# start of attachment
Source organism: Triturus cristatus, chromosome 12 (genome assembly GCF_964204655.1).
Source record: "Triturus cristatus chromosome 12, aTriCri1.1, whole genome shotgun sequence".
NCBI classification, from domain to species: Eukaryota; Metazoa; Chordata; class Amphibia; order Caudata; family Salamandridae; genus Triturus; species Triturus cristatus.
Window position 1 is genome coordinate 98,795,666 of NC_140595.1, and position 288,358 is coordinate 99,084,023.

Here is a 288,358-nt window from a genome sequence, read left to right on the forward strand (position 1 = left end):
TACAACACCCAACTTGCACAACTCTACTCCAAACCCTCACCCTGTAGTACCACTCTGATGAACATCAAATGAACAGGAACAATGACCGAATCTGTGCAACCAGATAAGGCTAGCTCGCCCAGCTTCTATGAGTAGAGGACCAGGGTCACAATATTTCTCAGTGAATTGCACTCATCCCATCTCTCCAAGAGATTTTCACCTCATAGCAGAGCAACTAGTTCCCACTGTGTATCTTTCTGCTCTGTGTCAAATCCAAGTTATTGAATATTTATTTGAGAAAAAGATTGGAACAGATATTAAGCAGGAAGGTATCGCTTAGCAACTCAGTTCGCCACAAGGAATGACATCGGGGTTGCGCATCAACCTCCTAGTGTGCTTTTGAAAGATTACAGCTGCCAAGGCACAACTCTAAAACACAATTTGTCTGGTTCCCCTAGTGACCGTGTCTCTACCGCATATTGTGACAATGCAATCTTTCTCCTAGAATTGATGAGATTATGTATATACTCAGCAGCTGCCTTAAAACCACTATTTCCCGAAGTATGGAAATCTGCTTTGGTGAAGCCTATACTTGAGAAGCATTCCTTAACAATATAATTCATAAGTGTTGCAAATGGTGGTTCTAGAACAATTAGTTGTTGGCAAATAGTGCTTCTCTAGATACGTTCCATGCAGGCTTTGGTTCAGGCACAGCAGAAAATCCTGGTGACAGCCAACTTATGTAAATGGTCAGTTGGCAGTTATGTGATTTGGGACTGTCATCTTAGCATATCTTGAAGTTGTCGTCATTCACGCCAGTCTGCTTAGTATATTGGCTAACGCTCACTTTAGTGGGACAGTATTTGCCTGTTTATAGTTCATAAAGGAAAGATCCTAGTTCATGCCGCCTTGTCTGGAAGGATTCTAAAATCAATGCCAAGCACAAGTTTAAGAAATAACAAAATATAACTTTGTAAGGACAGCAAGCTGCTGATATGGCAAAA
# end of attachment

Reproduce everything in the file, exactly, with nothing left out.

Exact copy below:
Source organism: Triturus cristatus, chromosome 12 (genome assembly GCF_964204655.1).
Source record: "Triturus cristatus chromosome 12, aTriCri1.1, whole genome shotgun sequence".
NCBI classification, from domain to species: Eukaryota; Metazoa; Chordata; class Amphibia; order Caudata; family Salamandridae; genus Triturus; species Triturus cristatus.
Window position 1 is genome coordinate 98,795,666 of NC_140595.1, and position 288,358 is coordinate 99,084,023.

Here is a 288,358-nt window from a genome sequence, read left to right on the forward strand (position 1 = left end):
TACAACACCCAACTTGCACAACTCTACTCCAAACCCTCACCCTGTAGTACCACTCTGATGAACATCAAATGAACAGGAACAATGACCGAATCTGTGCAACCAGATAAGGCTAGCTCGCCCAGCTTCTATGAGTAGAGGACCAGGGTCACAATATTTCTCAGTGAATTGCACTCATCCCATCTCTCCAAGAGATTTTCACCTCATAGCAGAGCAACTAGTTCCCACTGTGTATCTTTCTGCTCTGTGTCAAATCCAAGTTATTGAATATTTATTTGAGAAAAAGATTGGAACAGATATTAAGCAGGAAGGTATCGCTTAGCAACTCAGTTCGCCACAAGGAATGACATCGGGGTTGCGCATCAACCTCCTAGTGTGCTTTTGAAAGATTACAGCTGCCAAGGCACAACTCTAAAACACAATTTGTCTGGTTCCCCTAGTGACCGTGTCTCTACCGCATATTGTGACAATGCAATCTTTCTCCTAGAATTGATGAGATTATGTATATACTCAGCAGCTGCCTTAAAACCACTATTTCCCGAAGTATGGAAATCTGCTTTGGTGAAGCCTATACTTGAGAAGCATTCCTTAACAATATAATTCATAAGTGTTGCAAATGGTGGTTCTAGAACAATTAGTTGTTGGCAAATAGTGCTTCTCTAGATACGTTCCATGCAGGCTTTGGTTCAGGCACAGCAGAAAATCCTGGTGACAGCCAACTTATGTAAATGGTCAGTTGGCAGTTATGTGATTTGGGACTGTCATCTTAGCATATCTTGAAGTTGTCGTCATTCACGCCAGTCTGCTTAGTATATTGGCTAACGCTCACTTTAGTGGGACAGTATTTGCCTGTTTATAGTTCATAAAGGAAAGATCCTAGTTCATGCCGCCTTGTCTGGAAGGATTCTAAAATCAATGCCAAGCACAAGTTTAAGAAATAACAAAATATAACTTTGTAAGGACAGCAAGCTGCTGATATGGCAAAA